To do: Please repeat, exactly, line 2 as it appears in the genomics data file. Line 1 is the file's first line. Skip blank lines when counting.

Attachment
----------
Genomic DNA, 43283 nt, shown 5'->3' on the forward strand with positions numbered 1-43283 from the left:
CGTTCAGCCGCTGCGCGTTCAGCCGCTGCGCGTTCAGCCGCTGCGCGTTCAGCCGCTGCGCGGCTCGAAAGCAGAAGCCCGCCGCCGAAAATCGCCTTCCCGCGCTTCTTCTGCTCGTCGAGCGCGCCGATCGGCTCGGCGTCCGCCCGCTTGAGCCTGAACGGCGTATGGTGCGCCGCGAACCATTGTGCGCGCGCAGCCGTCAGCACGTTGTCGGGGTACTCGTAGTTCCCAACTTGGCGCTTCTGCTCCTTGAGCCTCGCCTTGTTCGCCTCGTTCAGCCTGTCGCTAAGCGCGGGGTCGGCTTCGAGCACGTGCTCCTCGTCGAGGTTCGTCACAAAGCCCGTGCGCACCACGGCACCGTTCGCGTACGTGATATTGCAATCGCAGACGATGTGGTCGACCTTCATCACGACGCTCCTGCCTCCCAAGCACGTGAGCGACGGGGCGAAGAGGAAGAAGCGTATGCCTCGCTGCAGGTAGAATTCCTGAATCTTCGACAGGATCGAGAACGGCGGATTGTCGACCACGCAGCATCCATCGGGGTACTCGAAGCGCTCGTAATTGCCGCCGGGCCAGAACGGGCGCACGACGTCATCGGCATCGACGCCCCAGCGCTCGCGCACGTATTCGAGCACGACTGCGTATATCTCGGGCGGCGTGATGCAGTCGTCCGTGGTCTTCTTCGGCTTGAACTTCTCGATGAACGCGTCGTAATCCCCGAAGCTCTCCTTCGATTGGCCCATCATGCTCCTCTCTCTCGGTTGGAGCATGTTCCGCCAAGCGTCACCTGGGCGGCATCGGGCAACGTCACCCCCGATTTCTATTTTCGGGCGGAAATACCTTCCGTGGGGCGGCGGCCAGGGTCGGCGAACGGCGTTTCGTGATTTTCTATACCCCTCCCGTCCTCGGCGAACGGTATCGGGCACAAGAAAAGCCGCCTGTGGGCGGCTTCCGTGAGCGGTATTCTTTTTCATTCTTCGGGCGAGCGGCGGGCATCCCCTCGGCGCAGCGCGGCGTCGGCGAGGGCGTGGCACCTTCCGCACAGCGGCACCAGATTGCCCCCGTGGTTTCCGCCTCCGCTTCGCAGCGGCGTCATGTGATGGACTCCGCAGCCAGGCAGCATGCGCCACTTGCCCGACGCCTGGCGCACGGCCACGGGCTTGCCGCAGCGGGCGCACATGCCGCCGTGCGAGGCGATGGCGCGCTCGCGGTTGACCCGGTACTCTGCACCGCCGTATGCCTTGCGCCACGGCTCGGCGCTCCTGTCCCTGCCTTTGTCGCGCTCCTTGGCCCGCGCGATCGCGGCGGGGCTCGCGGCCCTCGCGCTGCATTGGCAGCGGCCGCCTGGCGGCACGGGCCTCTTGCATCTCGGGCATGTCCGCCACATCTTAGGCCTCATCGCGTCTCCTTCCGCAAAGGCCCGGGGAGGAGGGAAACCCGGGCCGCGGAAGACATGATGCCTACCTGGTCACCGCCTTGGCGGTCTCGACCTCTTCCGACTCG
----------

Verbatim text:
CGTTCAGCCGCTGCGCGTTCAGCCGCTGCGCGTTCAGCCGCTGCGCGTTCAGCCGCTGCGCGGCTCGAAAGCAGAAGCCCGCCGCCGAAAATCGCCTTCCCGCGCTTCTTCTGCTCGTCGAGCGCGCCGATCGGCTCGGCGTCCGCCCGCTTGAGCCTGAACGGCGTATGGTGCGCCGCGAACCATTGTGCGCGCGCAGCCGTCAGCACGTTGTCGGGGTACTCGTAGTTCCCAACTTGGCGCTTCTGCTCCTTGAGCCTCGCCTTGTTCGCCTCGTTCAGCCTGTCGCTAAGCGCGGGGTCGGCTTCGAGCACGTGCTCCTCGTCGAGGTTCGTCACAAAGCCCGTGCGCACCACGGCACCGTTCGCGTACGTGATATTGCAATCGCAGACGATGTGGTCGACCTTCATCACGACGCTCCTGCCTCCCAAGCACGTGAGCGACGGGGCGAAGAGGAAGAAGCGTATGCCTCGCTGCAGGTAGAATTCCTGAATCTTCGACAGGATCGAGAACGGCGGATTGTCGACCACGCAGCATCCATCGGGGTACTCGAAGCGCTCGTAATTGCCGCCGGGCCAGAACGGGCGCACGACGTCATCGGCATCGACGCCCCAGCGCTCGCGCACGTATTCGAGCACGACTGCGTATATCTCGGGCGGCGTGATGCAGTCGTCCGTGGTCTTCTTCGGCTTGAACTTCTCGATGAACGCGTCGTAATCCCCGAAGCTCTCCTTCGATTGGCCCATCATGCTCCTCTCTCTCGGTTGGAGCATGTTCCGCCAAGCGTCACCTGGGCGGCATCGGGCAACGTCACCCCCGATTTCTATTTTCGGGCGGAAATACCTTCCGTGGGGCGGCGGCCAGGGTCGGCGAACGGCGTTTCGTGATTTTCTATACCCCTCCCGTCCTCGGCGAACGGTATCGGGCACAAGAAAAGCCGCCTGTGGGCGGCTTCCGTGAGCGGTATTCTTTTTCATTCTTCGGGCGAGCGGCGGGCATCCCCTCGGCGCAGCGCGGCGTCGGCGAGGGCGTGGCACCTTCCGCACAGCGGCACCAGATTGCCCCCGTGGTTTCCGCCTCCGCTTCGCAGCGGCGTCATGTGATGGACTCCGCAGCCAGGCAGCATGCGCCACTTGCCCGACGCCTGGCGCACGGCCACGGGCTTGCCGCAGCGGGCGCACATGCCGCCGTGCGAGGCGATGGCGCGCTCGCGGTTGACCCGGTACTCTGCACCGCCGTATGCCTTGCGCCACGGCTCGGCGCTCCTGTCCCTGCCTTTGTCGCGCTCCTTGGCCCGCGCGATCGCGGCGGGGCTCGCGGCCCTCGCGCTGCATTGGCAGCGGCCGCCTGGCGGCACGGGCCTCTTGCATCTCGGGCATGTCCGCCACATCTTAGGCCTCATCGCGTCTCCTTCCGCAAAGGCCCGGGGAGGAGGGAAACCCGGGCCGCGGAAGACATGATGCCTACCTGGTCACCGCCTTGGCGGTCTCGACCTCTTCCGACTCG